Monday, 4 November 2013

Sewing for Pleasure and Friends

I have not been completely idle these last couple of months; I have been busy sewing up a few samples for my good friend Lynda (Laa Laa Land) as she is exhibiting at the NEC in Birmingham at the Crafts for Christmas on 7th to the 10th November 2013 (this week).  

I got a bit carried away and made Lynda a quilted hanger with her logo inspired by her business card.

Earlier this year I made some mini crochet bunting for the stall.

Can you tell I wish I was going too, this way a little bit of me will be there?

I have been working on some of these for a while now but I couldn't share these until now as Lynda has only recently added them to her online shop.  Some in progress shots.



If you are planning to visit the Exhibition do pop over to see her and say hi, she really is a lovely lady, and if you can’t make it you can snaffle up kits and patterns from her online shop here, there are new patterns being added all the time, including these beauties.


 and just in time for Christmas


How delightful.

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Saturday, 2 November 2013

Lest We Forget

It is that time of year again when we start to see poppies everywhere, in commemoration of Armistice Day. Armistice Day also known as Remembrance Day is on November 11th each year and commemorates the armistice signed between the Allies of World War I and Germany for the cessation of hostilities on the Western Front, which took effect at eleven o’clock in the morning – the “eleventh hour of the eleventh day of the eleventh month” of 1918.

Due to many different issues I have not been able to make poppies to sell this year as I have done in previous years, but I have made a small handful to give to friends and to wear myself, giving a donation to The Royal British Legion on their behalf.

There are many free patterns out there for poppies but I made this one up myself as I was sat with my wool basket at my side and a sleeping kitten on my lap and couldn’t reach the iPad for a tutorial.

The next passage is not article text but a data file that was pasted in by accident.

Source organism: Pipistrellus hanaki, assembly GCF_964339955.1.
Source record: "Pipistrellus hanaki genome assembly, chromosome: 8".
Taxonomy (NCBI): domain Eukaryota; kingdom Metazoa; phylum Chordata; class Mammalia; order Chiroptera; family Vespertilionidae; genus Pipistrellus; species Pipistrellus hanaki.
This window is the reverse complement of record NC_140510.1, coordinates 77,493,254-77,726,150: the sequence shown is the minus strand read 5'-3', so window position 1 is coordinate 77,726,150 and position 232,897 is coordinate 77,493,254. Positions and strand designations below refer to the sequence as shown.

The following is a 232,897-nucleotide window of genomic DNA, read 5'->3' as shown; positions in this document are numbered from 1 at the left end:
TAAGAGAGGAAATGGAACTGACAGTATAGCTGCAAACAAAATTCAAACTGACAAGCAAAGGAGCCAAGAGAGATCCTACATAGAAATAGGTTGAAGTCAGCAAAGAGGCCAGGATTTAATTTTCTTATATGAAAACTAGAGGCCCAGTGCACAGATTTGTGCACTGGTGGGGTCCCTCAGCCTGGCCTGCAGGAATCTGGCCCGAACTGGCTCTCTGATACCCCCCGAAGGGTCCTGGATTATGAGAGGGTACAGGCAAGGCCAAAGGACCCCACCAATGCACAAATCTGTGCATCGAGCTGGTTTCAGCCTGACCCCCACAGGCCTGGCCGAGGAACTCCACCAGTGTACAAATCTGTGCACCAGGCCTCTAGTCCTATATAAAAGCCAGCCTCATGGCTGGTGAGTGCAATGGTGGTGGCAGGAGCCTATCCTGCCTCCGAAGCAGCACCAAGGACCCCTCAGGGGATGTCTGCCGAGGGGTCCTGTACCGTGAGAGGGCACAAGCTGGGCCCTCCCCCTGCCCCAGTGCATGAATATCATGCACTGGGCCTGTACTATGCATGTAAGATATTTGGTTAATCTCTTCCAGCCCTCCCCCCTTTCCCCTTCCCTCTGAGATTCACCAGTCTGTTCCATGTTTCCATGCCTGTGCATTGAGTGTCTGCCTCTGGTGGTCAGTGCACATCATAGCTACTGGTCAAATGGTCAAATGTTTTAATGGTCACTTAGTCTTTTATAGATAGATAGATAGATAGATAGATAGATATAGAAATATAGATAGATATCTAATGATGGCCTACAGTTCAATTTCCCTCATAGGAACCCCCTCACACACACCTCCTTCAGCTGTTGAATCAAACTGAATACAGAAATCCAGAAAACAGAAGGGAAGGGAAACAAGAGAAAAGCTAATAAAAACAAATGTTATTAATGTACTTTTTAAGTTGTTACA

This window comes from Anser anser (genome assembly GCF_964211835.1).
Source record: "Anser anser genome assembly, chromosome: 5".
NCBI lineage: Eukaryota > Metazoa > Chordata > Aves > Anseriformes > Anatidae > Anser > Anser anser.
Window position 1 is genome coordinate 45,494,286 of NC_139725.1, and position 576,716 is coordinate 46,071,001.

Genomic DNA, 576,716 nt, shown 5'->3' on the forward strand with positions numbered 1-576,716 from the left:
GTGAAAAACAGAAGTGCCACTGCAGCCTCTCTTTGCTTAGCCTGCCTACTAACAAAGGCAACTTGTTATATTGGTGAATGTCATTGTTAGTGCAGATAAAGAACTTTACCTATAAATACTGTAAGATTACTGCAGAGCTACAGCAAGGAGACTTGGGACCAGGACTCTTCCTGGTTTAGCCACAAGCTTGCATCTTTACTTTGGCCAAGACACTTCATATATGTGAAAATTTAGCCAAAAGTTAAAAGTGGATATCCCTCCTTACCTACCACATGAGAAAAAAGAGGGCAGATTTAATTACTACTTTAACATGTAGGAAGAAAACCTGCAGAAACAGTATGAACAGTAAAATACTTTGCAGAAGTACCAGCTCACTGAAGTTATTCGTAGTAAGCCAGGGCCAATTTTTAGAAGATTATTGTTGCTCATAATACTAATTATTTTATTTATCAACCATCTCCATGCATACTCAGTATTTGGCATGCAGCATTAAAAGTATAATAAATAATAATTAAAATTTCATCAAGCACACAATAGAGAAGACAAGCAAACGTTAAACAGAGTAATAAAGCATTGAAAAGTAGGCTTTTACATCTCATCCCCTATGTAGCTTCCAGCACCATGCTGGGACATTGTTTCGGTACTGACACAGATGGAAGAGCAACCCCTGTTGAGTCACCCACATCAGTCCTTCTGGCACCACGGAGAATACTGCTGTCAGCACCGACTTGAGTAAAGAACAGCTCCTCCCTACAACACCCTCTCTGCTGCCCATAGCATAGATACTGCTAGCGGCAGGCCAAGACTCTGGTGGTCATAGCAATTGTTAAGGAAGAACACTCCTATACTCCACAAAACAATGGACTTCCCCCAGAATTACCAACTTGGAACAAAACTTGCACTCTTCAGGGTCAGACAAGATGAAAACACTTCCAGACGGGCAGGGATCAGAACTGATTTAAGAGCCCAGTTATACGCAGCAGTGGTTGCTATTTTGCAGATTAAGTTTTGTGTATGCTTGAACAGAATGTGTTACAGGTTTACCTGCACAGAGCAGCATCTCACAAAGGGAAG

If you would like to make your own, the pattern went something like this 
(UK Crochet Terms)

1st round: Ch2, In second chain from hook, dc 11, join last dc to first with a slip stitch (10 sts)
2nd round: Ch1, *in 1st dc (dc, htr,tr), in 2nd dc 2 tr, in 3rd dc 3tr, in 4th dc (tr, htr, dc), ss into next dc* repeat from *to* (24 st)
3rd round: Ch1, in 1st st of previous round (dc,htr, tr), in next 10 stitches tr, 2tr, tr, 2tr, tr, 2tr, tr,    2tr, tr,2tr, in 12th stitch of previous round (tr,htr,dc) ss into next dc.  
In 14thst of previous round (dc,htr,tr) tr into next 9 st, into 23rd st of previous round (tr, htr, dc) ss into last st of previous round.
Bind off and sew in ends.

1st row: Ch 6, In 2nd chain from hook, work 1dc, 1htr, 2tr, 1ht,1dc, ch1 at end of row ss into back of second chain from hook to form picot, turn,

this is where you ss into the back of the stitch can you see where I've placed the needle for clarity?
2nd row:, working along the other side of the chain, work 1dc, 1htr, 1tr, 1htr, 1dc.
Bind off and sew in ends, leaving a tail to attach leaf to flower.
Finishing:  I added a small circle of black felt with a small 6mm dolls eye as the centre, but you can simply sew a nice black button in the middle.  Using black cotton add the stamen and add a simple french knot at the end of each stamen.

Attach your leaf to the back and tack in place, add a brooch back (or a safety pin) to the back and you are done.